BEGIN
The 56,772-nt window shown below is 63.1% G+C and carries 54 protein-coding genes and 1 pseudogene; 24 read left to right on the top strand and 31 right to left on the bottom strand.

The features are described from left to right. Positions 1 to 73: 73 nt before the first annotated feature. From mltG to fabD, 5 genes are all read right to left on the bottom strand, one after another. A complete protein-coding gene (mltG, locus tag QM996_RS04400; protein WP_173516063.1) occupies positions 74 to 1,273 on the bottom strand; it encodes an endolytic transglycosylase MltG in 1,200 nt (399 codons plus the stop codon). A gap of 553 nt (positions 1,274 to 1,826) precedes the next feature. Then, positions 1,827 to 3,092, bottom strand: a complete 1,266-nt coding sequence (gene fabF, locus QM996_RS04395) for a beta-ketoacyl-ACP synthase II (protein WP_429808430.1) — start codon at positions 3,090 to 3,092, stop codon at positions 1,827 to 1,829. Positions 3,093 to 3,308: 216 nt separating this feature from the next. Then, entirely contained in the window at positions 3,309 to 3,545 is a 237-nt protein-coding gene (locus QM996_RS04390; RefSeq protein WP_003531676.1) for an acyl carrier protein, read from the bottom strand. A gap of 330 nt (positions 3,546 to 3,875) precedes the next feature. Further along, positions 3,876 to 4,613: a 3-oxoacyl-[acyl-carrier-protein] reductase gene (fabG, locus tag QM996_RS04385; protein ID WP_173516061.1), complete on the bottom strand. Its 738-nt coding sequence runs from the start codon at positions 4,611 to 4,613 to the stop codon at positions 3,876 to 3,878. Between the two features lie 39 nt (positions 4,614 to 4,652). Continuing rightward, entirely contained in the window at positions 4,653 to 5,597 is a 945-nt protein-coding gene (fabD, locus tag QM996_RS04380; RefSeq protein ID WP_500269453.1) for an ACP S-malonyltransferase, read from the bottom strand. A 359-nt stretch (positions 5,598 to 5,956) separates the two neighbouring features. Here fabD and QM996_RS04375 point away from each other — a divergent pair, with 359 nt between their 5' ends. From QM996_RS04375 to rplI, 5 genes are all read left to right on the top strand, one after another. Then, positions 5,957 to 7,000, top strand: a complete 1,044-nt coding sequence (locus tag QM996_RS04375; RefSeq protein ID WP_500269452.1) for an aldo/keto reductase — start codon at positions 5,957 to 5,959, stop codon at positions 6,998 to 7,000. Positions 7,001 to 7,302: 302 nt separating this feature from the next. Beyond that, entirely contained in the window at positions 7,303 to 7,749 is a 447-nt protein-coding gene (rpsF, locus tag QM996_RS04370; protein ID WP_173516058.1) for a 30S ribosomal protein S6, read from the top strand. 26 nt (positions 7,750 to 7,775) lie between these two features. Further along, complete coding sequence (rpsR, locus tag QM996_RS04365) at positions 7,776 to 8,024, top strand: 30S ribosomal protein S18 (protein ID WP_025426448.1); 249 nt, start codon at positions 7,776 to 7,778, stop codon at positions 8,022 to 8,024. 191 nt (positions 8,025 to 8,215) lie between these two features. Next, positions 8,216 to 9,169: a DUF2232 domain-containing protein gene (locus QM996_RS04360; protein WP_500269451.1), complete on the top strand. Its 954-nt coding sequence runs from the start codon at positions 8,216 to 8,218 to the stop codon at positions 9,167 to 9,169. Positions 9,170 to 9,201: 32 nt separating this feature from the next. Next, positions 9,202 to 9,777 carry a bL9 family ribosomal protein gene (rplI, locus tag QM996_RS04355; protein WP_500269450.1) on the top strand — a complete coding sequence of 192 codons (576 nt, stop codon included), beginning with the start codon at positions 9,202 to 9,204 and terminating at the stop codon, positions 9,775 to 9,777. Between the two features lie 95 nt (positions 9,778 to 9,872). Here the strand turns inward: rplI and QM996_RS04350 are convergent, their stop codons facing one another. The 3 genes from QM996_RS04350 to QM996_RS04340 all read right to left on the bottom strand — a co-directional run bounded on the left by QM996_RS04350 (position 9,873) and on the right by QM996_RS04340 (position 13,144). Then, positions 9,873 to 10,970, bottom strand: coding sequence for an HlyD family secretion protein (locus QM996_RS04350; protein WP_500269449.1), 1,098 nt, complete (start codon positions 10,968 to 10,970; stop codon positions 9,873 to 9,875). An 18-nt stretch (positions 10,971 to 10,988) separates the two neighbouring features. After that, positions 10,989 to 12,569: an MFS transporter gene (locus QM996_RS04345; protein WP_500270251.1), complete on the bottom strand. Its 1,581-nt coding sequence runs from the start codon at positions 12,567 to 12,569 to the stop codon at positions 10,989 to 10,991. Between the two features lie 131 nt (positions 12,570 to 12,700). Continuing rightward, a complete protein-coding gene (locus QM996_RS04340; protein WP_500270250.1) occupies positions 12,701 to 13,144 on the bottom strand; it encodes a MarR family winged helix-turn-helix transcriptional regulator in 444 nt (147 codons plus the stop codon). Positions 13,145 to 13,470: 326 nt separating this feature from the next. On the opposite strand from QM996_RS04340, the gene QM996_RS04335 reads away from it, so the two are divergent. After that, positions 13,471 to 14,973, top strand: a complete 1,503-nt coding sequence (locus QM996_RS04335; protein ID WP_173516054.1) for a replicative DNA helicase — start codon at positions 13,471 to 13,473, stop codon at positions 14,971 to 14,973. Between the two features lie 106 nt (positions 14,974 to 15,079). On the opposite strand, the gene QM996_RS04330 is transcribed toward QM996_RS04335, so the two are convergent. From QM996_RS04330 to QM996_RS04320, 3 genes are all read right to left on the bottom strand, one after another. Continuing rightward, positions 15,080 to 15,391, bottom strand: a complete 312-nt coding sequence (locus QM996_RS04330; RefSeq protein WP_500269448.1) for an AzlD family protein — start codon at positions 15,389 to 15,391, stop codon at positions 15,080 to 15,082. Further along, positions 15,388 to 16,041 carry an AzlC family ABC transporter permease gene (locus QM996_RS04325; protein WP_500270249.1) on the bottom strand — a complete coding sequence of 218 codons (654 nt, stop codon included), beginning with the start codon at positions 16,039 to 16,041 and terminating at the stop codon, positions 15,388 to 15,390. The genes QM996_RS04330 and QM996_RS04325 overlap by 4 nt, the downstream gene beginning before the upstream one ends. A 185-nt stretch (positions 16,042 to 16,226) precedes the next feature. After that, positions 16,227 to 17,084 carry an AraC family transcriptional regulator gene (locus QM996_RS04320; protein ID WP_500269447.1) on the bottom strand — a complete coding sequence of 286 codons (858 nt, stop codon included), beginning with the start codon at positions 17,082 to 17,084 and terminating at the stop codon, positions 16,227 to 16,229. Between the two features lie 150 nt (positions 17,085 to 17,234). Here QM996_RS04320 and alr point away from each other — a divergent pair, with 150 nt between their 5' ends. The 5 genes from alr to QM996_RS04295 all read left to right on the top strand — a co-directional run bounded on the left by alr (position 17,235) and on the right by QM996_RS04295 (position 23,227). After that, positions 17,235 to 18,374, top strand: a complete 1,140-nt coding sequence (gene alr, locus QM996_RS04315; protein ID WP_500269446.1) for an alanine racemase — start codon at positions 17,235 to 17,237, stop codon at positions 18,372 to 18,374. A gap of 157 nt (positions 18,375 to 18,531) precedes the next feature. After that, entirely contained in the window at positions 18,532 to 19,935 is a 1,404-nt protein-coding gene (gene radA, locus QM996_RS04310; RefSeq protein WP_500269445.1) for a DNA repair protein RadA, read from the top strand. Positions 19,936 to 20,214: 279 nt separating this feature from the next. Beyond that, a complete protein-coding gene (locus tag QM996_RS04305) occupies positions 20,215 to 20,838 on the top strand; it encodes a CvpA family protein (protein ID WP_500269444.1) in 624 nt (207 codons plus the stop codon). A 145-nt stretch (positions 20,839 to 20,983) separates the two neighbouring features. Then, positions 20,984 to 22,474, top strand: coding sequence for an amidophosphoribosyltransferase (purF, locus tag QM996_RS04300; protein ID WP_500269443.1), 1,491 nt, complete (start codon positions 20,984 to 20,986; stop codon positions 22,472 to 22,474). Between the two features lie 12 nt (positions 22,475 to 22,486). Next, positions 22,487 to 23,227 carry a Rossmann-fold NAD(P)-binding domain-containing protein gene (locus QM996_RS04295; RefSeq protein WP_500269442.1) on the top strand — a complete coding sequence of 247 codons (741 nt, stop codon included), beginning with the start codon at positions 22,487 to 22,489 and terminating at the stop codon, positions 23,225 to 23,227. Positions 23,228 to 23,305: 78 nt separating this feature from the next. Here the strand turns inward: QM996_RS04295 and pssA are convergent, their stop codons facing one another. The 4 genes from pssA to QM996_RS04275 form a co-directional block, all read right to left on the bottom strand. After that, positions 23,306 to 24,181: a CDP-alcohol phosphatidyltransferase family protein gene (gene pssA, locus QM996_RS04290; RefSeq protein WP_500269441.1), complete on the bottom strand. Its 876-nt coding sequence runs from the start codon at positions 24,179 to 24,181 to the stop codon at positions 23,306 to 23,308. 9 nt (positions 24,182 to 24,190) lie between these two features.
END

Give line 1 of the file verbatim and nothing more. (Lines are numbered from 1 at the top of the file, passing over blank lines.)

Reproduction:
The 56,772-nt window shown below is 63.1% G+C and carries 54 protein-coding genes and 1 pseudogene; 24 read left to right on the top strand and 31 right to left on the bottom strand.